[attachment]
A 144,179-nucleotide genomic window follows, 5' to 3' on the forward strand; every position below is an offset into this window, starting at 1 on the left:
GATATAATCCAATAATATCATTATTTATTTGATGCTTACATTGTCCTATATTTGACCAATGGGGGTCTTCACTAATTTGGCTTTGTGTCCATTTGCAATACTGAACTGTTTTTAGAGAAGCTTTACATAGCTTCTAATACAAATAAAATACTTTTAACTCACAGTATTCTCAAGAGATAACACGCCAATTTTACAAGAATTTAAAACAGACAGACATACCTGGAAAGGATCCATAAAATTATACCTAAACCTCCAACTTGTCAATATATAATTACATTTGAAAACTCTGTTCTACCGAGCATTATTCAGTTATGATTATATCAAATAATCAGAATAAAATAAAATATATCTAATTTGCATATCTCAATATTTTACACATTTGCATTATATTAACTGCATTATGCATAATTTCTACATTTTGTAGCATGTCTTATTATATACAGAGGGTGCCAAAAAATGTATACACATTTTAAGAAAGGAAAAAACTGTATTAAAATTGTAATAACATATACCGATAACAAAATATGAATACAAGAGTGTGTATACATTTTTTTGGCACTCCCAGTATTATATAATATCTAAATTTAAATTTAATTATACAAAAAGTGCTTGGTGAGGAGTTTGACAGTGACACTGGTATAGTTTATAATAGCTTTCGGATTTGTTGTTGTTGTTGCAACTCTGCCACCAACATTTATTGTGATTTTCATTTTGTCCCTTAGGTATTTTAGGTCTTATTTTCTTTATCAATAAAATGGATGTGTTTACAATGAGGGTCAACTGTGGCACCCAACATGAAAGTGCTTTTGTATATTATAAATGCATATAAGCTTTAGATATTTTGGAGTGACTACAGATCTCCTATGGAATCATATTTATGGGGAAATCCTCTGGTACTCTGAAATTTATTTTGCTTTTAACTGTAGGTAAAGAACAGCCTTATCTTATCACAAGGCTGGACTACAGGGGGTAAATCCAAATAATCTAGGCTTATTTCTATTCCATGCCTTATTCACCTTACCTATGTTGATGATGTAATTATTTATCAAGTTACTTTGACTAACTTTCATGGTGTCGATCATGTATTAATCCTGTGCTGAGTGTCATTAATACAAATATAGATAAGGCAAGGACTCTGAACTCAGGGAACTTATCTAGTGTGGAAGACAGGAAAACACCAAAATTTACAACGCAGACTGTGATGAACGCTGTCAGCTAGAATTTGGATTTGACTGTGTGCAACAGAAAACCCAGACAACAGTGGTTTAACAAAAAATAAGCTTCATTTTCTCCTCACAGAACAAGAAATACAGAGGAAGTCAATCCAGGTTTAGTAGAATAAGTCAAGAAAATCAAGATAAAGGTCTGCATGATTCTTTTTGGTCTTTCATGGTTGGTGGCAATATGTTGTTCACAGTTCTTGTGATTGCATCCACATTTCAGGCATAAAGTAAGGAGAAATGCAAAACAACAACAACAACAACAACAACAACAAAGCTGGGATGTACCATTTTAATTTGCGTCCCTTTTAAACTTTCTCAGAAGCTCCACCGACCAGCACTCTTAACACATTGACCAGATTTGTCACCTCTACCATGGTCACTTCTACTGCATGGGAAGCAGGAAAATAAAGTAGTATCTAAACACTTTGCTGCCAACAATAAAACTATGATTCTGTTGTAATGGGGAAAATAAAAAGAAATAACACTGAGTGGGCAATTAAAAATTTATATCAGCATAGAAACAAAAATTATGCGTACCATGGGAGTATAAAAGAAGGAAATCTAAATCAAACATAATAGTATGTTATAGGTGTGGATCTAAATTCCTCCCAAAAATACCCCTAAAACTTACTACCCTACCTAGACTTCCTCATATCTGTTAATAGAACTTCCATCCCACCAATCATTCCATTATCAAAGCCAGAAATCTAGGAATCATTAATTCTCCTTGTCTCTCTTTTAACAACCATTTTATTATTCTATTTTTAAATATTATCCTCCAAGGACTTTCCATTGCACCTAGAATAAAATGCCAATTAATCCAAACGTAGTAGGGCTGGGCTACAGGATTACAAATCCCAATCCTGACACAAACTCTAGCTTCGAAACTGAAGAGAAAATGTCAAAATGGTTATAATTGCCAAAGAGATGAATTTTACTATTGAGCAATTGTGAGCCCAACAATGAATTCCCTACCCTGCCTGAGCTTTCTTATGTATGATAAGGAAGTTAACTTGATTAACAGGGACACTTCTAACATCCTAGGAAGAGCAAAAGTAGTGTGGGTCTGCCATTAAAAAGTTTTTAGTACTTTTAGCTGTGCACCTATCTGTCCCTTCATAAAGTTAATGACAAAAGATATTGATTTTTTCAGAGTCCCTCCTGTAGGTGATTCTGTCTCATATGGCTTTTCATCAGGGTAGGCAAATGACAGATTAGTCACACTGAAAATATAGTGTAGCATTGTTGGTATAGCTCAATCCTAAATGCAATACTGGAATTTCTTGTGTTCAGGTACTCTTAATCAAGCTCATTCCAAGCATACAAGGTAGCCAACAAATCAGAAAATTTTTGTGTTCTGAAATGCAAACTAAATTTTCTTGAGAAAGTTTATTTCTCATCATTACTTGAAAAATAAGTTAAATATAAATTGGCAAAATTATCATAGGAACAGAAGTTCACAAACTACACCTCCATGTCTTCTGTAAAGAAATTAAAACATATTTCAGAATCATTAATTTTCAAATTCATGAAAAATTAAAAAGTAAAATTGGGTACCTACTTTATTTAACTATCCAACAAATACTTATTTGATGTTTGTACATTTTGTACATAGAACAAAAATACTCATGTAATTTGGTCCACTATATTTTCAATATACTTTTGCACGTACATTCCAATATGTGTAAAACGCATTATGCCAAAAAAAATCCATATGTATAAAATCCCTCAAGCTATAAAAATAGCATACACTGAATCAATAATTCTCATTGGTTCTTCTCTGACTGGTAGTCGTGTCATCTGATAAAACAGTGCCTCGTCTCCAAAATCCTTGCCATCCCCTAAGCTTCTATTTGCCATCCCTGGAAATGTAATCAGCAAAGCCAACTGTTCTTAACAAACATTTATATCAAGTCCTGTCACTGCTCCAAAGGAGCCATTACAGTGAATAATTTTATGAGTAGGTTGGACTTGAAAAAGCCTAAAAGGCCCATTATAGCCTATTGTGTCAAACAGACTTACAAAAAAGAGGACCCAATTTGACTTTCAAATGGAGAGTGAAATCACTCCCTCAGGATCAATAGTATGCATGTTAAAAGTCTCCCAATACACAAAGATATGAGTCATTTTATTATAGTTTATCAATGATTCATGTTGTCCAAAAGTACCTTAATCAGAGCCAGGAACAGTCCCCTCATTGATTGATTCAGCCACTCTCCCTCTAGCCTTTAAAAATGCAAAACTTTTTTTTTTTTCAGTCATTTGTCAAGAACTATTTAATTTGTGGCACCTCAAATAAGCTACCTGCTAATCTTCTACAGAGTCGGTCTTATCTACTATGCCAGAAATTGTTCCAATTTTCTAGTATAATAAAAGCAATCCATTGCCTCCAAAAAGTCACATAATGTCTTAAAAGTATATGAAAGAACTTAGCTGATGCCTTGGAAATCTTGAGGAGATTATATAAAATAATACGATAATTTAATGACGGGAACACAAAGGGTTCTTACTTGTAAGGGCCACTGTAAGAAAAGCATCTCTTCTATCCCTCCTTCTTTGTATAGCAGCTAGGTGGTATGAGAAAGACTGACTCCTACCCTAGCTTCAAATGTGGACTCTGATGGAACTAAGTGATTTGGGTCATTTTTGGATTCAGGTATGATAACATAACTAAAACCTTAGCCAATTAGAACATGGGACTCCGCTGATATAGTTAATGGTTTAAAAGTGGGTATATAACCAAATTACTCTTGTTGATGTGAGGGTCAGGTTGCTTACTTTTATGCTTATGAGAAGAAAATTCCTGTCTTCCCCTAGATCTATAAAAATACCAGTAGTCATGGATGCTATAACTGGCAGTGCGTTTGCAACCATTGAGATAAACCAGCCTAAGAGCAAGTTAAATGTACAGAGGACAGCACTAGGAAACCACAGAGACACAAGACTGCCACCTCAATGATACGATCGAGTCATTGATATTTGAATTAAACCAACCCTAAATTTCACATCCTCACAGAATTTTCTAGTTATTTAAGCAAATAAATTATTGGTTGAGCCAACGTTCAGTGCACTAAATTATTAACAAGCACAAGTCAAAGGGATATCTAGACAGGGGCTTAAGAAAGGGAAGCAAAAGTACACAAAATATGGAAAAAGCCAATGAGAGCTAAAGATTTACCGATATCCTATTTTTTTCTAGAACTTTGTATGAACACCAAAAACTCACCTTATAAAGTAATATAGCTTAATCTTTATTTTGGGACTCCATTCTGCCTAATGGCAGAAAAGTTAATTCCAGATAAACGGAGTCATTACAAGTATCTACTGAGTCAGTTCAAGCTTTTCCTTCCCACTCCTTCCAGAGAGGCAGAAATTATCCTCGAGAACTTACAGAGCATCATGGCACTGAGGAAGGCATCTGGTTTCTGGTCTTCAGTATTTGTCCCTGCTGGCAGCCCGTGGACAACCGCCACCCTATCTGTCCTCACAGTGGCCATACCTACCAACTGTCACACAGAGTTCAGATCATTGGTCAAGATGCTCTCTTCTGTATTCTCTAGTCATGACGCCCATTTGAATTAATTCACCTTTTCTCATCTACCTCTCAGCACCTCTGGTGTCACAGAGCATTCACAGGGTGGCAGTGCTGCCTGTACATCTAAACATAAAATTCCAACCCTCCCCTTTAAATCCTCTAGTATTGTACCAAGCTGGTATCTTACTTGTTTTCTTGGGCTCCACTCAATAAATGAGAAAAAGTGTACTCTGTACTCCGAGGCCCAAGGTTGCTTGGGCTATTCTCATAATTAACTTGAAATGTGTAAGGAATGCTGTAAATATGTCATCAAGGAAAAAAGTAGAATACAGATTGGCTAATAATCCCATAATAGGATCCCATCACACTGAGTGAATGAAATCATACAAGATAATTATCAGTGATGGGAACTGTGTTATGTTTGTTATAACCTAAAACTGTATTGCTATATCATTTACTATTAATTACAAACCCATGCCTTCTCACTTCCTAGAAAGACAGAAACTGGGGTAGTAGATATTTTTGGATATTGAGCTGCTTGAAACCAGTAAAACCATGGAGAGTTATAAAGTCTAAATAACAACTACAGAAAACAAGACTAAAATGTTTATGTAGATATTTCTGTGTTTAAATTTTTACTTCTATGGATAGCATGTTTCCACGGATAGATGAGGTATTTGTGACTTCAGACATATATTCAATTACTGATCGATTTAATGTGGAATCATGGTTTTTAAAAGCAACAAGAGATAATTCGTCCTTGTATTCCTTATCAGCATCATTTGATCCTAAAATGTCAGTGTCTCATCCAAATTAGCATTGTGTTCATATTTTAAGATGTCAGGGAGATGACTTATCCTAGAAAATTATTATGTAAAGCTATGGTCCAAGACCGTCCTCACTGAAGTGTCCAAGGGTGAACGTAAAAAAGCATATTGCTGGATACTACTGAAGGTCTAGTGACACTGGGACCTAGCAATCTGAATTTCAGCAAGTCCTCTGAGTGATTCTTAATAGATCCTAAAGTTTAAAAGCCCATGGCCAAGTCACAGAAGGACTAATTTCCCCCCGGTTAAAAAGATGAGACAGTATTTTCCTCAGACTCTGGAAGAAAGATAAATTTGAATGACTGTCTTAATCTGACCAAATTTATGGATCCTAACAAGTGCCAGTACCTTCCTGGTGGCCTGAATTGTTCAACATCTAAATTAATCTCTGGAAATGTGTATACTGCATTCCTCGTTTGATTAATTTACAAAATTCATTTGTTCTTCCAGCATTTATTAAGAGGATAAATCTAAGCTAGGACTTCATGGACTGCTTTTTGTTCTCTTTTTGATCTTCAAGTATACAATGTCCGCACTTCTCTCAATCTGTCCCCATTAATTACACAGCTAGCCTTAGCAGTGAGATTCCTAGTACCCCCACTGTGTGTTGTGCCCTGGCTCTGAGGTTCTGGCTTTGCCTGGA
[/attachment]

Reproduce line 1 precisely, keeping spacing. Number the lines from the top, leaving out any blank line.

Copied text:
A 144,179-nucleotide genomic window follows, 5' to 3' on the forward strand; every position below is an offset into this window, starting at 1 on the left: